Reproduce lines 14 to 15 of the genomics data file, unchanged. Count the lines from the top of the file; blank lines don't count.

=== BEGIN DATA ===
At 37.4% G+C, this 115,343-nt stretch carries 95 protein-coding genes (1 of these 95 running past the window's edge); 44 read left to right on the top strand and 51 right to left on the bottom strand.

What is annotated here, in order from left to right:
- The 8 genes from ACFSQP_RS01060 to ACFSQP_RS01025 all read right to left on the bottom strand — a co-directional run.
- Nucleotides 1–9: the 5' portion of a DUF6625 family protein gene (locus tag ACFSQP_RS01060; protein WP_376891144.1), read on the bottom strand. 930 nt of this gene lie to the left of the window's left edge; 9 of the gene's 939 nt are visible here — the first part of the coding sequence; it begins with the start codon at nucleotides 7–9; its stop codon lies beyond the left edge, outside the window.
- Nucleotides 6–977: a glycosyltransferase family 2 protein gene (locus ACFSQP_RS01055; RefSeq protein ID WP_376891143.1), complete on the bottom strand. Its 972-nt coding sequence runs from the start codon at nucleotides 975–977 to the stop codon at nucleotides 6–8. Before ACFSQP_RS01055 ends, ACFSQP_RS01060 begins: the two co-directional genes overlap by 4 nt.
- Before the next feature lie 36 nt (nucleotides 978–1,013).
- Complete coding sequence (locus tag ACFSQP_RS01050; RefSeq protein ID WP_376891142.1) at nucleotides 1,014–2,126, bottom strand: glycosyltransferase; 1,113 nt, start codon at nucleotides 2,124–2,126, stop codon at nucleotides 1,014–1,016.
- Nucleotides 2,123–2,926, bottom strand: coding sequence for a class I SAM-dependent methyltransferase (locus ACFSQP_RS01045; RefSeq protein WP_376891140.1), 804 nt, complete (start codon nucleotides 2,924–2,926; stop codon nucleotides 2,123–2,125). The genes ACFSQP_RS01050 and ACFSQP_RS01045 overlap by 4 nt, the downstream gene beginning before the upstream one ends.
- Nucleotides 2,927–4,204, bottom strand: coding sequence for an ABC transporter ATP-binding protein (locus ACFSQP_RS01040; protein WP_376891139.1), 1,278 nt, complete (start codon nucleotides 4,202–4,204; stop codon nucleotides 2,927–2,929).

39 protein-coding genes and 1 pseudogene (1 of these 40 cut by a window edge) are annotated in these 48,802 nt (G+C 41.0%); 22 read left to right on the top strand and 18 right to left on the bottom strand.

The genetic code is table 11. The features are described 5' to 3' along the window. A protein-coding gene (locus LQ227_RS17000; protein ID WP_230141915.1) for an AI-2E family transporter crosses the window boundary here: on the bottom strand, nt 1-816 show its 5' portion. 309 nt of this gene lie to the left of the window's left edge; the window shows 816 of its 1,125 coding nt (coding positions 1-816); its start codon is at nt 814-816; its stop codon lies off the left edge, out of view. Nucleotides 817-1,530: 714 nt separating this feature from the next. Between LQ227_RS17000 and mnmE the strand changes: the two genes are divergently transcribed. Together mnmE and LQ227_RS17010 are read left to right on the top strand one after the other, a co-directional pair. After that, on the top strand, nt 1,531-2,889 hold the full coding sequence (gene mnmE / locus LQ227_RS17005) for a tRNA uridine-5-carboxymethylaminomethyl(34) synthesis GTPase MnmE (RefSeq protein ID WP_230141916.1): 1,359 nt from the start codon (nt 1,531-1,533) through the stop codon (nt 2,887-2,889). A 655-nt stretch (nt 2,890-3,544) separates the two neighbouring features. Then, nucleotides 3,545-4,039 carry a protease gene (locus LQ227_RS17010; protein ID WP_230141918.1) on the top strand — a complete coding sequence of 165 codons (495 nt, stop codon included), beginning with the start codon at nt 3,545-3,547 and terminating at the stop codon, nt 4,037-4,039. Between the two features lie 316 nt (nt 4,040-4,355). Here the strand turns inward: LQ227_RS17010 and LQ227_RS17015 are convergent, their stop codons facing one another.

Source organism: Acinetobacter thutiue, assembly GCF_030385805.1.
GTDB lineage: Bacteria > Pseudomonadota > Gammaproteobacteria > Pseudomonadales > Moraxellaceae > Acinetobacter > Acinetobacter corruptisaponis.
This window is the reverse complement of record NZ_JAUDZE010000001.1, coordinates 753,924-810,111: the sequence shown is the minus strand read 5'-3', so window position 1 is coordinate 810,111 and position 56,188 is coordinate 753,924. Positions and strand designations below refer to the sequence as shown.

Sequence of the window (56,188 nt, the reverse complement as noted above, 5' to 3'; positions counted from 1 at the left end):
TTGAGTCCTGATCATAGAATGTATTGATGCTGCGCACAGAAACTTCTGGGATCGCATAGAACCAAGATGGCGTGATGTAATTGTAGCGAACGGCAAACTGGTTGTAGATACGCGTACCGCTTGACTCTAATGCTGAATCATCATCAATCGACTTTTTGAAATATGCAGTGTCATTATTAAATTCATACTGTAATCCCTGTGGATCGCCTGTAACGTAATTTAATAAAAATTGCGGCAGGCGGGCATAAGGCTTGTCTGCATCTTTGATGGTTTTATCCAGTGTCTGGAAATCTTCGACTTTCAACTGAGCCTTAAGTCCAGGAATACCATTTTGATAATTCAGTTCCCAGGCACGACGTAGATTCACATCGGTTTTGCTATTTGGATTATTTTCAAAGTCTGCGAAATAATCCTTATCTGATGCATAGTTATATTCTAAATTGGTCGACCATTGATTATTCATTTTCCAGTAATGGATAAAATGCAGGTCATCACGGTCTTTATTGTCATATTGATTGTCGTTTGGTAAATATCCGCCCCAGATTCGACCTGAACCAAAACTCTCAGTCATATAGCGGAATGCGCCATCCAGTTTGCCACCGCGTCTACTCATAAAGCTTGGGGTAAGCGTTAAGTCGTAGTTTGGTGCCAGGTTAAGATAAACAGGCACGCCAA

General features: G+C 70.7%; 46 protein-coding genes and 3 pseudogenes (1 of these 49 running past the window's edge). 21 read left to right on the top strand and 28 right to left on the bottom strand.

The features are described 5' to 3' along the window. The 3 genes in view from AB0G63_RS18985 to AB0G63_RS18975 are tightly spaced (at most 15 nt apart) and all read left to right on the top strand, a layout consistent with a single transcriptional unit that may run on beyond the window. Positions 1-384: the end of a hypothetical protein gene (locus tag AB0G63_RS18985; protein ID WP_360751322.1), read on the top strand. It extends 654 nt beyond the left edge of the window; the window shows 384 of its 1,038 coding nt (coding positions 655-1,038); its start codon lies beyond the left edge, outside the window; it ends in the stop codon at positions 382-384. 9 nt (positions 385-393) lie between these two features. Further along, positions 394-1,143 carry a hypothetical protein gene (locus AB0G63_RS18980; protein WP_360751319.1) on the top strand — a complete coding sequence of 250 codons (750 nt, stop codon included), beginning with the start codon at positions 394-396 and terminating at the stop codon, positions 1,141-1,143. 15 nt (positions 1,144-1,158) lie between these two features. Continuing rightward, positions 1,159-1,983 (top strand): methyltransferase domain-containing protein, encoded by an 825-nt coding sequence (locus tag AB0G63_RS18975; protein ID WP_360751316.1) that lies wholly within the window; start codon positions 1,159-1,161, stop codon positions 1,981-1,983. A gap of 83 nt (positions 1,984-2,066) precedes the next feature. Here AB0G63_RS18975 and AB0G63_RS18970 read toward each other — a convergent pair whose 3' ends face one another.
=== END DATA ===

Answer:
This window is the reverse complement of record NZ_JAUDZE010000001.1, coordinates 753,924-810,111: the sequence shown is the minus strand read 5'-3', so window position 1 is coordinate 810,111 and position 56,188 is coordinate 753,924. Positions and strand designations below refer to the sequence as shown.

Sequence of the window (56,188 nt, the reverse complement as noted above, 5' to 3'; positions counted from 1 at the left end):